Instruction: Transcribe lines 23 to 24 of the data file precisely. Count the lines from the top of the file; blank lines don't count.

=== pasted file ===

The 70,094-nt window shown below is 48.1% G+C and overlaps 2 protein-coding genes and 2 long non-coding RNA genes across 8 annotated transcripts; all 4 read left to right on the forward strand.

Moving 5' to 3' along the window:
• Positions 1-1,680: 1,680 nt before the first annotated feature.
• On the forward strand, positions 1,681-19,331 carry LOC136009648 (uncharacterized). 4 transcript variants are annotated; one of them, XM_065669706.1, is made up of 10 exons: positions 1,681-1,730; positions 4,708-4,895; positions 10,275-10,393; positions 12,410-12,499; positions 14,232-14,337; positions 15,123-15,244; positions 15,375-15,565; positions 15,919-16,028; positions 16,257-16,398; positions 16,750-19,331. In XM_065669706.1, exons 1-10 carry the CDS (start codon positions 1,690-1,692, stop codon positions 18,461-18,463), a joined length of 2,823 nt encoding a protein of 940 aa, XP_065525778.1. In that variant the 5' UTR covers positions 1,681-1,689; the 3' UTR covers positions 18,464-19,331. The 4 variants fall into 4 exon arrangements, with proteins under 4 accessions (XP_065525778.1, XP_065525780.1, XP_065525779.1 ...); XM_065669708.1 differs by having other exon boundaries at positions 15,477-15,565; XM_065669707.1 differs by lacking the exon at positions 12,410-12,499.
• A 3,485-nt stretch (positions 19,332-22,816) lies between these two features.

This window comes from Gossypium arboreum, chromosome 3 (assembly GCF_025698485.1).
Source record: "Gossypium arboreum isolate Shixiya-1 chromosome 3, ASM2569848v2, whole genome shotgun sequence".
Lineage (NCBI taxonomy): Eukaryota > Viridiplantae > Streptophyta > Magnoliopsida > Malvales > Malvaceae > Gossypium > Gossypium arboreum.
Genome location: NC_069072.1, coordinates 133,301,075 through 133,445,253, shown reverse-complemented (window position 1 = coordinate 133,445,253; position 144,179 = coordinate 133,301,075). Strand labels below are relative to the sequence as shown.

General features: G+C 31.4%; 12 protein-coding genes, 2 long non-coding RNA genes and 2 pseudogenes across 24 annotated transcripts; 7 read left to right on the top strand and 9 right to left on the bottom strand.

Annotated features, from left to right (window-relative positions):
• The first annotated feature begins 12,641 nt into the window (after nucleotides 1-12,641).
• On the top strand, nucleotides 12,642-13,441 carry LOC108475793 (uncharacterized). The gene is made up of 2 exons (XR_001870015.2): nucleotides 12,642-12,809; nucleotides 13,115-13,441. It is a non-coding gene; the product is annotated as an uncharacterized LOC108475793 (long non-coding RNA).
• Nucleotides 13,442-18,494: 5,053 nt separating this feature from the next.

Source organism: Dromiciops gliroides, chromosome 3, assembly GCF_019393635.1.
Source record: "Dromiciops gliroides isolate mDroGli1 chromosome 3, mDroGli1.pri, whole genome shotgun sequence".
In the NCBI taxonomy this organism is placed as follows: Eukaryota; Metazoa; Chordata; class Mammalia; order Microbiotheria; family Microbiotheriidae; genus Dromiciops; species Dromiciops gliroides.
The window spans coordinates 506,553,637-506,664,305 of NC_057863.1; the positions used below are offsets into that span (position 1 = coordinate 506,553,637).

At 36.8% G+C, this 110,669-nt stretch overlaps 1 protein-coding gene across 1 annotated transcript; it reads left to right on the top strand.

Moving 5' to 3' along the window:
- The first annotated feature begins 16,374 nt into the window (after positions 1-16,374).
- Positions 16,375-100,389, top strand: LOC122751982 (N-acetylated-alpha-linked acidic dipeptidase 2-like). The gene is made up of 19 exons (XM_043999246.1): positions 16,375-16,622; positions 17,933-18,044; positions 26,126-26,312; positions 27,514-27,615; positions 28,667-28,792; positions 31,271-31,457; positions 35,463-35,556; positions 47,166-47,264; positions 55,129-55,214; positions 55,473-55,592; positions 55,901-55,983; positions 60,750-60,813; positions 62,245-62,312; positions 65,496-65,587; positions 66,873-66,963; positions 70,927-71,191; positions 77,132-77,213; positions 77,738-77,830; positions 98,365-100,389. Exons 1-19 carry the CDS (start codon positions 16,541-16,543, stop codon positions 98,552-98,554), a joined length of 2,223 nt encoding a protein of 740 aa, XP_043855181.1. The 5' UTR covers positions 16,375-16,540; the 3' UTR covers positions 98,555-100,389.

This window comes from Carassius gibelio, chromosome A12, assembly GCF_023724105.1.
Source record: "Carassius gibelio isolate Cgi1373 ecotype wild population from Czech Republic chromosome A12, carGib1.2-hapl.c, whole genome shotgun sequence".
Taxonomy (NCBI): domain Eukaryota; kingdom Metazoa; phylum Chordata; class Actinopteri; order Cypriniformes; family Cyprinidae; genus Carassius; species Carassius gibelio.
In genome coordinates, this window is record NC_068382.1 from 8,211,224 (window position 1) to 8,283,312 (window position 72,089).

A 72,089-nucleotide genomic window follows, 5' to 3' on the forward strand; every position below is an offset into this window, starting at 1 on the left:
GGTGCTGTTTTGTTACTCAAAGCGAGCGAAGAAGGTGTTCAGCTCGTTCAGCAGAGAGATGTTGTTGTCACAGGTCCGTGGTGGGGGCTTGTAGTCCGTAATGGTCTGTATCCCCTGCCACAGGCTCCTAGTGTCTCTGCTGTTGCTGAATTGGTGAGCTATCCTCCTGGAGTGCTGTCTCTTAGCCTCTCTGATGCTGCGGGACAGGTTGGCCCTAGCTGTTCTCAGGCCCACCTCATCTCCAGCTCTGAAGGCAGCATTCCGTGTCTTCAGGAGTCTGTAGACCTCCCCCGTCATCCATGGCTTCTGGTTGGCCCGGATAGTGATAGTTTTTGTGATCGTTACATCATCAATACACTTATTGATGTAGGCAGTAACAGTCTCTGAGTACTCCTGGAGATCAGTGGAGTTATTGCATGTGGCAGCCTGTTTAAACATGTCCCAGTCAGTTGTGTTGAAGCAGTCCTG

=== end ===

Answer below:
This window comes from Carassius gibelio, chromosome A12, assembly GCF_023724105.1.
Source record: "Carassius gibelio isolate Cgi1373 ecotype wild population from Czech Republic chromosome A12, carGib1.2-hapl.c, whole genome shotgun sequence".